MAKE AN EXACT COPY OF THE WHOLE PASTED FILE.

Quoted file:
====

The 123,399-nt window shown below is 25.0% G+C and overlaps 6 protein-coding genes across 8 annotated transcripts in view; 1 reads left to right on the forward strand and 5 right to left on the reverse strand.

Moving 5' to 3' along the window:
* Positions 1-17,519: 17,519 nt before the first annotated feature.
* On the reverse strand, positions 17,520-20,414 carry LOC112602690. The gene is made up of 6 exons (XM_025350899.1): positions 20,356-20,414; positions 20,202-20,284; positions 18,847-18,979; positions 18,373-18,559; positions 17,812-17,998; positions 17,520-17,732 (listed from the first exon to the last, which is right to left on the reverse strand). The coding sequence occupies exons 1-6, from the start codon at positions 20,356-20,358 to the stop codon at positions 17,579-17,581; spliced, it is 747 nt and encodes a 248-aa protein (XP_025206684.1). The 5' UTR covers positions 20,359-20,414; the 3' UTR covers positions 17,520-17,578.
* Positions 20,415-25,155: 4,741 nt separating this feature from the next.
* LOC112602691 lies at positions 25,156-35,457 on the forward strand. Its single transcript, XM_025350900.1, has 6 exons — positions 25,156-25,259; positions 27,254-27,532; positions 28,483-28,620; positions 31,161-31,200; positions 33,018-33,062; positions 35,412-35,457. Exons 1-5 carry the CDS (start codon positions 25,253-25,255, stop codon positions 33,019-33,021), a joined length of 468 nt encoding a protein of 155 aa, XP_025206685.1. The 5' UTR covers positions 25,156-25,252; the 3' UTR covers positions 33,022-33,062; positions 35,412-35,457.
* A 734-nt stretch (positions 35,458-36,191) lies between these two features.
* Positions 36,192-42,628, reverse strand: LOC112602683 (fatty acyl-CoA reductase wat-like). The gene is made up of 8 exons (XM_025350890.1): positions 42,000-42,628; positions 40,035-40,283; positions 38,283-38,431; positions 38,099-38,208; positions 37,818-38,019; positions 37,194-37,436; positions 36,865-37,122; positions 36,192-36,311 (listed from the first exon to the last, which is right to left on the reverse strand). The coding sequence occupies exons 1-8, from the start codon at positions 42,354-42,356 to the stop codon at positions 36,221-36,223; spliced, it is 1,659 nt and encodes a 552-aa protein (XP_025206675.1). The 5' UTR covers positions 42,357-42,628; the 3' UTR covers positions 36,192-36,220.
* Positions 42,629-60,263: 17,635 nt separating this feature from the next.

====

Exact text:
The 123,399-nt window shown below is 25.0% G+C and overlaps 6 protein-coding genes across 8 annotated transcripts in view; 1 reads left to right on the forward strand and 5 right to left on the reverse strand.

Moving 5' to 3' along the window:
* Positions 1-17,519: 17,519 nt before the first annotated feature.
* On the reverse strand, positions 17,520-20,414 carry LOC112602690. The gene is made up of 6 exons (XM_025350899.1): positions 20,356-20,414; positions 20,202-20,284; positions 18,847-18,979; positions 18,373-18,559; positions 17,812-17,998; positions 17,520-17,732 (listed from the first exon to the last, which is right to left on the reverse strand). The coding sequence occupies exons 1-6, from the start codon at positions 20,356-20,358 to the stop codon at positions 17,579-17,581; spliced, it is 747 nt and encodes a 248-aa protein (XP_025206684.1). The 5' UTR covers positions 20,359-20,414; the 3' UTR covers positions 17,520-17,578.
* Positions 20,415-25,155: 4,741 nt separating this feature from the next.
* LOC112602691 lies at positions 25,156-35,457 on the forward strand. Its single transcript, XM_025350900.1, has 6 exons — positions 25,156-25,259; positions 27,254-27,532; positions 28,483-28,620; positions 31,161-31,200; positions 33,018-33,062; positions 35,412-35,457. Exons 1-5 carry the CDS (start codon positions 25,253-25,255, stop codon positions 33,019-33,021), a joined length of 468 nt encoding a protein of 155 aa, XP_025206685.1. The 5' UTR covers positions 25,156-25,252; the 3' UTR covers positions 33,022-33,062; positions 35,412-35,457.
* A 734-nt stretch (positions 35,458-36,191) lies between these two features.
* Positions 36,192-42,628, reverse strand: LOC112602683 (fatty acyl-CoA reductase wat-like). The gene is made up of 8 exons (XM_025350890.1): positions 42,000-42,628; positions 40,035-40,283; positions 38,283-38,431; positions 38,099-38,208; positions 37,818-38,019; positions 37,194-37,436; positions 36,865-37,122; positions 36,192-36,311 (listed from the first exon to the last, which is right to left on the reverse strand). The coding sequence occupies exons 1-8, from the start codon at positions 42,354-42,356 to the stop codon at positions 36,221-36,223; spliced, it is 1,659 nt and encodes a 552-aa protein (XP_025206675.1). The 5' UTR covers positions 42,357-42,628; the 3' UTR covers positions 36,192-36,220.
* Positions 42,629-60,263: 17,635 nt separating this feature from the next.